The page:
Follow TV Tropes


Film / Under Ten Flags

Go To

Under Ten Flags (Italian: Sotto dieci bandiere) is a 1960 Italian-American World War II film directed by Duilio Coletti, starring Van Heflin, Charles Laughton, and Mylène Demongeot.

In 1941, Allied merchant ships are being sunk by the disguised German commerce raider Atlantis, captained by Bernhard Rogge (Heflin), who seeks to fight the war in an honorable manner. Meanwhile, the British Admiralty and intelligence service coordinate their efforts to hunt and sink the Atlantis.

This movie has the following tropes:

  • Abandon Ship:
    • Captain Windsor decides to ram the Atlantis rather than surrender. However the African crewmen in the engine room panic and flee to the lifeboats, forcing the captain to give the order to abandon ship when he realises the situation is hopeless. Of course he has to add That's an Order!, as heroic Brits would never willingly abandon ship like those cowardly Africans!
    • Captain Rogge ends up giving his own order to abandon ship at the end. His men are not captured because the British cruiser didn't want to risk it with a U-boat in the area; the U-boat then rescues them once it's left.
  • Adaptational Villainy:
    • The Atlantis was fired on by the British ship Kemmendine after it signaled its surrender, but a board of inquiry by the captains of both vessels determined that the man who fired the gun hadn't been aware of this because a ruptured steam pipe cut off communication with the stern of the ship where the gun was positioned. In this movie we have the captain of the Abdullah deliberately ordering his gunners to fire after raising a white flag.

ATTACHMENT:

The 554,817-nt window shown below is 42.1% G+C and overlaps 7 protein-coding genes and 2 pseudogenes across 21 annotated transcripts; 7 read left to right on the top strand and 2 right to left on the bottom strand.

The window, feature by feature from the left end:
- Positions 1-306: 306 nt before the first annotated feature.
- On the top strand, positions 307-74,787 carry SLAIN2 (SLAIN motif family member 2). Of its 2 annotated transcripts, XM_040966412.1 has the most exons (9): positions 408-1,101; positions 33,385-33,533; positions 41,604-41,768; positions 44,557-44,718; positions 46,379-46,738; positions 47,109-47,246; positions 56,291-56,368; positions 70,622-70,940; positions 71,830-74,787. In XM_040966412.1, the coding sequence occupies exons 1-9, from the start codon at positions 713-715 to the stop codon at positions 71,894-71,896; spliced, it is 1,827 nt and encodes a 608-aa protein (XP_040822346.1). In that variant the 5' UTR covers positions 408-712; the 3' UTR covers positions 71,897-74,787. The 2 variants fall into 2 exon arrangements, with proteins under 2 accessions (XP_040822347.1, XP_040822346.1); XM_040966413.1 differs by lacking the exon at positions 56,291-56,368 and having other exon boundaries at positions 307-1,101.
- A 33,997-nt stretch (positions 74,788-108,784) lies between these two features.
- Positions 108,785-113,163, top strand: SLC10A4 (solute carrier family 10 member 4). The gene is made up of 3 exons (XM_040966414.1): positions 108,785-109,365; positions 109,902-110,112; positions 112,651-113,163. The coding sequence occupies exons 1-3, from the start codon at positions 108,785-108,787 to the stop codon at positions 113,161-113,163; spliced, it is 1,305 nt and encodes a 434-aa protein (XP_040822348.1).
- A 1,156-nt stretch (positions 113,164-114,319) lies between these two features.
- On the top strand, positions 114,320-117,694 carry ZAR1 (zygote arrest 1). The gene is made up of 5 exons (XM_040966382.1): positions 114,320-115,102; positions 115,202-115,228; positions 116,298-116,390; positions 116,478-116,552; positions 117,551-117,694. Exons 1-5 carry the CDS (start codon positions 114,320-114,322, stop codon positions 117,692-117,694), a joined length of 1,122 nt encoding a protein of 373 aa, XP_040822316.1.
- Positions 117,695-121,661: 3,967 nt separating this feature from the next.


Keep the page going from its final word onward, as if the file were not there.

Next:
• The Admiralty was acting on much surer ground when they ordered the Devonshire to open fire on the fake Polyphemus, because a Life magazine reporter had taken a photograph of the Atlantis while a prisoner on board the vessel.
  • Anachronism Stew
    • Infra-red detectors were used during World War 2, only they were a lot bigger and cumbersome than the slim spy goggles seen here.
    • Zizi has '60s Hair, a bullet-bra and short shorts. While she might have abandoned ship in her skivvies, she certainly wouldn't be dancing around in public dressed like that in the 1940's.